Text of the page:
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It is my understanding that "epidemic" is an abnormally high amount of cases than expected. "Pandemic" refers to a epidemic that crosses continents (Please correct my understanding if it is wrong).

My question is should coronavirus (that is, covid-19) be considered a "pandemic" ar this point, or is there some other criteria it would need to fulfill to be considered a "pandemic"? Perhaps an organization like WHO would need to designate it as a "pandemic"?

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    You are specifically referring to covid-19 right? You could use the tag covid-19 – América Mar 4 at 0:52
  • @user8473907 Yes, sorry about that. Didn't see a coronavirus tag, and didn't check for a covid-19 tag. – Chipster Mar 4 at 2:53
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    @Chipster Important to note is that there are lots of "coronavirus" strains - including ones that are endemic and are one of the causes of the common cold. The popular press seems to have settled on that term because it was used early and caught on, but from any sort of professional/scientific description it's really not a good name. It would be like telling your family you have a new pet "mammal" - from context, they could guess you are probably talking about a cat or dog, but if you just call it your new pet mammal it could also be a gerbil, mouse, or chimpanzee. – Bryan Krause Mar 4 at 3:45
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note: as can be expected from a dynamic event, this answer has changed a bit. The WHO now considers COVID-19 a pandemic; when this answer was initially written, they did not: see the update at the end.

According to Dr. Anthony Fauci, director of the US National Institute of Allergy and Infectious Diseases as reported by CNN:

"It really is borderline semantics, to be honest with you," Fauci said.

"I think you could have people arguing each end of it," he said. "Pandemics mean different things to different people."

The word pandemic itself refers to:

an epidemic of disease that has spread across a large region; for instance multiple continents, or worldwide.

Given a broad definition like this one, it seems like yes, you could make a case that this is already a pandemic: COVID-19 is found on all richly inhabited continents and is continuing to spread.

However, there are still many places that have few cases compared to the outbreak centers, and only a tiny percentage of the world population is known to have been infected (the latest WHO report covers nearly 91,000 cases, a large number, but a tiny percentage: only 0.0012% of the world population of over 7.5 billion).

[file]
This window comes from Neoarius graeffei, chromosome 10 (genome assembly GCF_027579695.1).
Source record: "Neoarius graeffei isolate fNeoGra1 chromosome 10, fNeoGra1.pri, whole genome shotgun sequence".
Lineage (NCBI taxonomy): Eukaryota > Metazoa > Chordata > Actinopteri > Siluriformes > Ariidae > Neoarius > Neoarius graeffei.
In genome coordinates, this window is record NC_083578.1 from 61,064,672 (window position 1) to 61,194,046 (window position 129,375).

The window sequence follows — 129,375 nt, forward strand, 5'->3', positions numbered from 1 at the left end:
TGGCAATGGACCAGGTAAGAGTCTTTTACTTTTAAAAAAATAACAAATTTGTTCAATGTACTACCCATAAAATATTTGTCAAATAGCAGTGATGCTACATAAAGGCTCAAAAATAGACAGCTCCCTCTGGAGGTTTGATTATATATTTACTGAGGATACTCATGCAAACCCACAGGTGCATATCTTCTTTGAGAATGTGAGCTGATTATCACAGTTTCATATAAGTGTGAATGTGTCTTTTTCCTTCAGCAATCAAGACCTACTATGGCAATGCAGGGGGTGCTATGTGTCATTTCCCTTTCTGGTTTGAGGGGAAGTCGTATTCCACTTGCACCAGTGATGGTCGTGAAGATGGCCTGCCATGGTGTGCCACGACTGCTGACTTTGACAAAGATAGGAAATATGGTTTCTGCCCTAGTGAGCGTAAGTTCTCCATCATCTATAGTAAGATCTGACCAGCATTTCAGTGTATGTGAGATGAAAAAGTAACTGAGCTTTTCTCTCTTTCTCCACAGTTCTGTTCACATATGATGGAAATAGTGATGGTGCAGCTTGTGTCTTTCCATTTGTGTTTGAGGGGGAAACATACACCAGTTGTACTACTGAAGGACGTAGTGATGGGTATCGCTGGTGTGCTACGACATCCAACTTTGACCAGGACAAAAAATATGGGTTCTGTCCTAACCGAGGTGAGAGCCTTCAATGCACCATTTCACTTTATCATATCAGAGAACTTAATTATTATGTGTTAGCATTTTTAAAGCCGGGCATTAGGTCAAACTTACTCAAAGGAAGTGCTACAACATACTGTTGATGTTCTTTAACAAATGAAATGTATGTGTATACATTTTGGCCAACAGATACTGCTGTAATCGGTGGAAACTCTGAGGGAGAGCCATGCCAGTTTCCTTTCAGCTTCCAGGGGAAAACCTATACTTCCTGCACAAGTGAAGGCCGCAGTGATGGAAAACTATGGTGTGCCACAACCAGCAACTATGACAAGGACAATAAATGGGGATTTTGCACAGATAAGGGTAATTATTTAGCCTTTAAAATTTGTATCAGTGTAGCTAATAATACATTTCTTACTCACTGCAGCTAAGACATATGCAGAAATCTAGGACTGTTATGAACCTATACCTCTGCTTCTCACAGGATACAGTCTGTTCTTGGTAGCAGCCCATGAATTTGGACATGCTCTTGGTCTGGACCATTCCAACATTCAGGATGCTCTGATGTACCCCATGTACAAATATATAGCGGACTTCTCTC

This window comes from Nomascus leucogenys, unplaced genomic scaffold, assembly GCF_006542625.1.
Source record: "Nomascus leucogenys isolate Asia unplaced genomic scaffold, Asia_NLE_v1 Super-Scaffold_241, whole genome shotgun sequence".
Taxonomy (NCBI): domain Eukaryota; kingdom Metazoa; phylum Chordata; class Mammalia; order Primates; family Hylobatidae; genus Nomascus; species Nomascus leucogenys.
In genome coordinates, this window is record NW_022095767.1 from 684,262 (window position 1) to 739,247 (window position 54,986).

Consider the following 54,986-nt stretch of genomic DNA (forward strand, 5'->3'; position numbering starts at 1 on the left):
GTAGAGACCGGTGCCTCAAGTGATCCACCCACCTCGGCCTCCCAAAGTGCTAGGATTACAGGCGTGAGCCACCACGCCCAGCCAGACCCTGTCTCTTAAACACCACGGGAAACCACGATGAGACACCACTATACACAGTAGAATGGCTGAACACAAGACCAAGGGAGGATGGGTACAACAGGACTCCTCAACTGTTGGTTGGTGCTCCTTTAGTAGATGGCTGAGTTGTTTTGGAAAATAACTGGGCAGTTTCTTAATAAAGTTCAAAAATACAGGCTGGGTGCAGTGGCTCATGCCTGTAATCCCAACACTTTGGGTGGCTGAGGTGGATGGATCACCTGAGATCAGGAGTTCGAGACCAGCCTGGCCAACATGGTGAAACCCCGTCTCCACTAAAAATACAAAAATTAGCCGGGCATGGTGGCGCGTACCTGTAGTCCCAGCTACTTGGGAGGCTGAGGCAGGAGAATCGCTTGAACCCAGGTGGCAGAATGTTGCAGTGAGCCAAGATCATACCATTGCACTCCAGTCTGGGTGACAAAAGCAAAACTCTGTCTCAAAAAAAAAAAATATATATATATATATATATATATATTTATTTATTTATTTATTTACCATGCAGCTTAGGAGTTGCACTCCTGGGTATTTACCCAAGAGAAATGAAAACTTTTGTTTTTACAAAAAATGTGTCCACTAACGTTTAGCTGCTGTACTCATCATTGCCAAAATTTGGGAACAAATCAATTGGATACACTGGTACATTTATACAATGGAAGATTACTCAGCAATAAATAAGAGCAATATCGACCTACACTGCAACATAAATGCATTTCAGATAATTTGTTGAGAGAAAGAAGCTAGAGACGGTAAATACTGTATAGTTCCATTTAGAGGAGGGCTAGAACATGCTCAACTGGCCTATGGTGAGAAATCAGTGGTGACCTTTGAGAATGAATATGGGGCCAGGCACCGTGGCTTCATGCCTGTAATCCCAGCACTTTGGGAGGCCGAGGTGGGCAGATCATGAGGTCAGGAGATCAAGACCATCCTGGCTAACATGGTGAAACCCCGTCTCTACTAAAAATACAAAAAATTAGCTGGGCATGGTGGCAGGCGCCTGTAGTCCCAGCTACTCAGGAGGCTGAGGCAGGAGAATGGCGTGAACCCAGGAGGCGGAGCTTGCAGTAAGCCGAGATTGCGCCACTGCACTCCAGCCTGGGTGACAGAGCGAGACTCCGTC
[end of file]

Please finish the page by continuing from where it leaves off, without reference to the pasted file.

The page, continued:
By comparison, the 2009 H1N1 pandemic infected 11–21% of the world population.

Organizations like the WHO have a more stringent operational definition of "pandemic", and none that I am aware of at this point have used the "pandemic" classification yet in an official pronouncement.

So, if instead of using a broad dictionary interpretation of "pandemic", we say: "considered a pandemic means a reputable global health organization classifies a pandemic", then the answer is:

No, COVID-19 is not yet considered a pandemic as of March 3rd, 2020.

Ultimately, it doesn't really matter whether the pandemic term is applied or not. It makes most sense to think in terms of actual numbers and the situation "on the ground", and to compare those to past outbreaks rather than worrying about the definition or declaration of "pandemic."

Update March 11th

As of March 11th, 2020, the WHO now considers COVID-19 to be a pandemic. Consistent with this answer, the WHO stresses that this doesn't really change their guidance:

"Describing the situation as a pandemic does not change WHO’s assessment of the threat posed by this #coronavirus. It doesn’t change what WHO is doing, and it doesn’t change what countries should do"- @DrTedros

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    What exactly would it need to do to end up being considered a pandemic by a global health organization? That is, is there a formal criteria set by global health organizations, or would it just need to have significantly more cases? – Chipster Mar 4 at 3:00
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    @Chipster The WHO does not seem to have any formal criteria as of now; see the first link in my answer, the CNN article, it covers this briefly. I also don't know how much of a priority it is for them to announce one way or another. I would say the main takeaway from this answer is that the pandemic/not pandemic distinction is kind of unimportant because it is mostly arbitrary. – Bryan Krause Mar 4 at 3:39
  • Okay, thank you. – Chipster Mar 4 at 3:42
  • Are there any updated numbers on the virus? I'm talking about the 0.0012% number specifically. – Chipster Mar 12 at 19:59
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    @Chipster Yeah, if there were a big update I would have changed it (like if it took 10X the cases from when I wrote the answer to when the WHO declared pandemic), but I think the key takeaway is that the exact number doesn't matter and is not part of the definition of pandemic, which, again, is ultimately fairly arbitrary :) – Bryan Krause Mar 12 at 20:25

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